Sure the new Canon 5D will have a movie mode, but it is in no way a movie camera, and the feature misses the point of buying a DLSR. To take still photographs! Until last week professional photographers only had two choices of brand for their workhorses. Nikon or Canon. If Sony can deliver the additional accessories and lenses that professionals require, (and with their partnership with Carl Zeiss, it is entirely possible), then professionals have the choice of three brands.

However, for me, it is the quality of the product, it's compatibility and image improvement it offers my old lenses (with anti-shake), and the frightening level of detail that will make anyone over 25 blush as the wrinkles start to show.

What a great, great camera, I am truly bowled over. Well done Sony.

The Corporation: The Pathological Pursuit of Profit and Power
The Corporation: The Pathological Pursuit of Profit and Power
by Joel Bakan
Edition: Paperback

4 of 4 people found the following review helpful
4.0 out of 5 stars No wonder the last Woodstock went up in flames!, 23 Aug. 2005
Joel Bakan has written a book which should surprise no one who has worked for a multinational, or been at the receieving end of the "externalisation" of costs. As the west faces competition from the emerging economies of China and India, where tax regimes and public infrastructure, and vast areas of poverty, pale in comparison to that which we expect, it is clear that even social costs are being externalised in the pursuit of profit and greed.
This book therefore could not be more timely, because left to their own devices, corporations have no feeling, no remorse, no guilt, no loyalty, and little responsibility. They are barely held to account for their actions, (once they become too big), and wield more power than many national governments. Profit is the word, and anyone or anything in the way is a mere inconvenience, and Bakan likens all of this to the clinical description of a psychopath.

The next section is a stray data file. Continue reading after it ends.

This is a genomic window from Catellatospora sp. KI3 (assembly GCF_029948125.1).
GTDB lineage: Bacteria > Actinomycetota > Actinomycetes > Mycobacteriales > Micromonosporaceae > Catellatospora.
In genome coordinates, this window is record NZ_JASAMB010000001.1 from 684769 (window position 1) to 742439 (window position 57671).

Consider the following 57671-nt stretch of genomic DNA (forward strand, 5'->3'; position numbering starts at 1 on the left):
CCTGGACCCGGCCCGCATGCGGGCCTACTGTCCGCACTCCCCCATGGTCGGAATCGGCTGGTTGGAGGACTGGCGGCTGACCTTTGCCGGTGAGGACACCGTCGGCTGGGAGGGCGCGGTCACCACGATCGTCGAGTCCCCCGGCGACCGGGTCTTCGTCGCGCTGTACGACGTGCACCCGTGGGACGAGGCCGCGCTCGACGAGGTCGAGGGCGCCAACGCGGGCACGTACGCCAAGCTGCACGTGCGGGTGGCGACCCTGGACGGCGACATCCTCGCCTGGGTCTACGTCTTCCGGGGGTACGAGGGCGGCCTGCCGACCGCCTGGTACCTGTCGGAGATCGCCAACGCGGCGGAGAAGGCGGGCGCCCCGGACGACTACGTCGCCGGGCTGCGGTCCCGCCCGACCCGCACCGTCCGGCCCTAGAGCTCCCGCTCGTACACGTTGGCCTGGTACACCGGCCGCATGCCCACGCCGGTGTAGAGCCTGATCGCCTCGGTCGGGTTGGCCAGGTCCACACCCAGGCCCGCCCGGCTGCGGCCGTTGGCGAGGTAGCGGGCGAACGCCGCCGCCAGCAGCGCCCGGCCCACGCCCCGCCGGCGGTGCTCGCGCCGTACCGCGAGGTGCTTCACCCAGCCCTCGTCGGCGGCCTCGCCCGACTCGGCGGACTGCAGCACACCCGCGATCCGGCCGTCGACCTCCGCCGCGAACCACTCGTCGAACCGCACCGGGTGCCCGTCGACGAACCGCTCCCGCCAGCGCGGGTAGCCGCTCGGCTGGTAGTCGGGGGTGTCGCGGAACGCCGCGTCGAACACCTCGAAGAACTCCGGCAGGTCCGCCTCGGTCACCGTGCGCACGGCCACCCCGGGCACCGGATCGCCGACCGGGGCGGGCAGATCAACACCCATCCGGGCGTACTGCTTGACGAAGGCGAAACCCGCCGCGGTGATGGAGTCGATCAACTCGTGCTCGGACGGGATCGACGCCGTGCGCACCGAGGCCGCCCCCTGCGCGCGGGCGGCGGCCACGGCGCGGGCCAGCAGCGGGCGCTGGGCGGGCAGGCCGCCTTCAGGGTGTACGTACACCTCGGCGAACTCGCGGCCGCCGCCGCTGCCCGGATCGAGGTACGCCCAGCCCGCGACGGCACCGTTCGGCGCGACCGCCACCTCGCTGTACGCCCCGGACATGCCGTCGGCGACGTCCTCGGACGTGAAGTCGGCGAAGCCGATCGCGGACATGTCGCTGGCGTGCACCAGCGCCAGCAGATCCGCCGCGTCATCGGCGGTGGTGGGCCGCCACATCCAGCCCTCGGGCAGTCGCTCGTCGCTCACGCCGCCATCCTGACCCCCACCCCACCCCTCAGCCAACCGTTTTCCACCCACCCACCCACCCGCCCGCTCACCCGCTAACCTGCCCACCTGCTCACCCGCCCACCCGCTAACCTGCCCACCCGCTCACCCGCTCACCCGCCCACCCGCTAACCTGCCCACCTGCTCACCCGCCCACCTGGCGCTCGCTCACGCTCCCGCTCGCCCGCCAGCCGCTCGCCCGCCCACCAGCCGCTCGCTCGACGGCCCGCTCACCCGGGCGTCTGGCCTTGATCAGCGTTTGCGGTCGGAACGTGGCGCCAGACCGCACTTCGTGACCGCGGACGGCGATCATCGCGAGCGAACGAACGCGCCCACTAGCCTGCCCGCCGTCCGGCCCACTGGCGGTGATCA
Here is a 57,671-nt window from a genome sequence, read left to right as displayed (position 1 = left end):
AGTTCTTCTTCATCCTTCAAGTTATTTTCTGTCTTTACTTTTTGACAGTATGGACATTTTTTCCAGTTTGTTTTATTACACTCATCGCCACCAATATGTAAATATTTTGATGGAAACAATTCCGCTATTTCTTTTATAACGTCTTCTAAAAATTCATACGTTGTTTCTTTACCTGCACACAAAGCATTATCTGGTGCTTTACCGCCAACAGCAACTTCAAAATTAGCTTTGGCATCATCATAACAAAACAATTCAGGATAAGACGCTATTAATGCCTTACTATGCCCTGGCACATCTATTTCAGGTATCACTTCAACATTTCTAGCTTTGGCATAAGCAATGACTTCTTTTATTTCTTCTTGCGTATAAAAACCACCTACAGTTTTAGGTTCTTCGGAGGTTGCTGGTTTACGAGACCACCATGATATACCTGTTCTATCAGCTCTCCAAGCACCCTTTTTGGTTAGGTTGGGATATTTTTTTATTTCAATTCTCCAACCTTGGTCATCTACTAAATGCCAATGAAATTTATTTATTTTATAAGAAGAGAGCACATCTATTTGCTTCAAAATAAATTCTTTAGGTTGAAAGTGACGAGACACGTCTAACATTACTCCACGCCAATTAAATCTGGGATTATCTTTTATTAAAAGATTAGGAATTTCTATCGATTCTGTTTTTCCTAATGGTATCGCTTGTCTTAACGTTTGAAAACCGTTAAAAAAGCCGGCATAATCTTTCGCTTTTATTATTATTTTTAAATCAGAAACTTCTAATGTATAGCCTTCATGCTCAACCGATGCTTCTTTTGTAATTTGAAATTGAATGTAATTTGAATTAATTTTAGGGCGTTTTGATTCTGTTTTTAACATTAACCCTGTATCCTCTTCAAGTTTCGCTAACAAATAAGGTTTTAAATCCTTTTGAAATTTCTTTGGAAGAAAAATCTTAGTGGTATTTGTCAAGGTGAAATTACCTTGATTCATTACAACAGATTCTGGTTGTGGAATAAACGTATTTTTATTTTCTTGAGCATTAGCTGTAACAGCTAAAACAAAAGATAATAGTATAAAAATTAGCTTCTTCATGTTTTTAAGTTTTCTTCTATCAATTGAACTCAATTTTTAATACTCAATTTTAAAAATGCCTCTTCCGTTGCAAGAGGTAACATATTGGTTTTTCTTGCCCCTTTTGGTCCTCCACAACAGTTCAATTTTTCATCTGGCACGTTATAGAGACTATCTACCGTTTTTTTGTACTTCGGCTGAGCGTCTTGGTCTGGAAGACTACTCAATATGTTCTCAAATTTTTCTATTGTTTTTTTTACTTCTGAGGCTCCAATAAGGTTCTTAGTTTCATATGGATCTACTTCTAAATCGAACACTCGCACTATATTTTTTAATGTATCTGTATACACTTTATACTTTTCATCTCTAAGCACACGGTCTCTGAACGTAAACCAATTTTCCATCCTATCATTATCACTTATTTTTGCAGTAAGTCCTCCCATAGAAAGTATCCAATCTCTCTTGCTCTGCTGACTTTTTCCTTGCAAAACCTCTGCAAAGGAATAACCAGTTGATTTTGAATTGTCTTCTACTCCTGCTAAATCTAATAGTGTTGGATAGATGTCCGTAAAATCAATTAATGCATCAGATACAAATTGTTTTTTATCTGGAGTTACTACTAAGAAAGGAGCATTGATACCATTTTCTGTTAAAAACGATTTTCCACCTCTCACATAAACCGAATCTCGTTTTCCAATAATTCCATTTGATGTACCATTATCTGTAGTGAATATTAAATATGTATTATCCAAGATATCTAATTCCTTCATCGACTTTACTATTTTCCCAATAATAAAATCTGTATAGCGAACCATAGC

What do you expect of your employers and your suppliers of goods and services? Should they have a social and environmental conscience rather than one purely aims at generating the maximum profits for shareholders? Should they have a loyalty to a population once they have invested and grown them? What is the future of your job, your working conditions, your environment and your health, and how does the corporation fit in?
With a historic perspective of why corporations were banned, and plenty of examples of corporate misdeeds that have gone largely unpunished, some of which are simply shocking, (Three pages of cases against GE!), you can really get a feel of why Bakan has his concerns.
Whilst this might seem like left wing Marxism, it is infact written by a professor of law. This book is a doddle to read and understand, so read it! Then consider what you should do to prevent the demise of government and democracy in the name of corporate profit.

How to be Idle
How to be Idle
by Tom Hodgkinson
Edition: Hardcover

18 of 43 people found the following review helpful
3.0 out of 5 stars Can't Be Asked, 5 Oct. 2004
This review is from: How to be Idle (Hardcover)
This book "How to Be Idle" is a fine work by Tom Hodgkinson, and one full of prose, wit, and reasons to do as little as possible. I spent a couple of hours or so on a Sunday, (a perfect day for an idle), to peruse this work in a desperate attempt to avoid Sainsbury's, and it certainly worked. I am sure that there are many reasons to avoid working, and plenty of examples of how those in power manage to avoid work, by going on extended lunches, golf trips, and strip joints, and calling it business. Me however, I received and understood the message of enslavement in the first four chapters, and have not picked the book up again.
In a nutshell ... I coudn't be bothered to finish it.

The Party's Over: Oil, War and the Fate of Industrial Societies
The Party's Over: Oil, War and the Fate of Industrial Societies
by Richard Heinberg
Edition: Paperback

46 of 48 people found the following review helpful
5.0 out of 5 stars Brace! Brace! Brace!, 16 Aug. 2004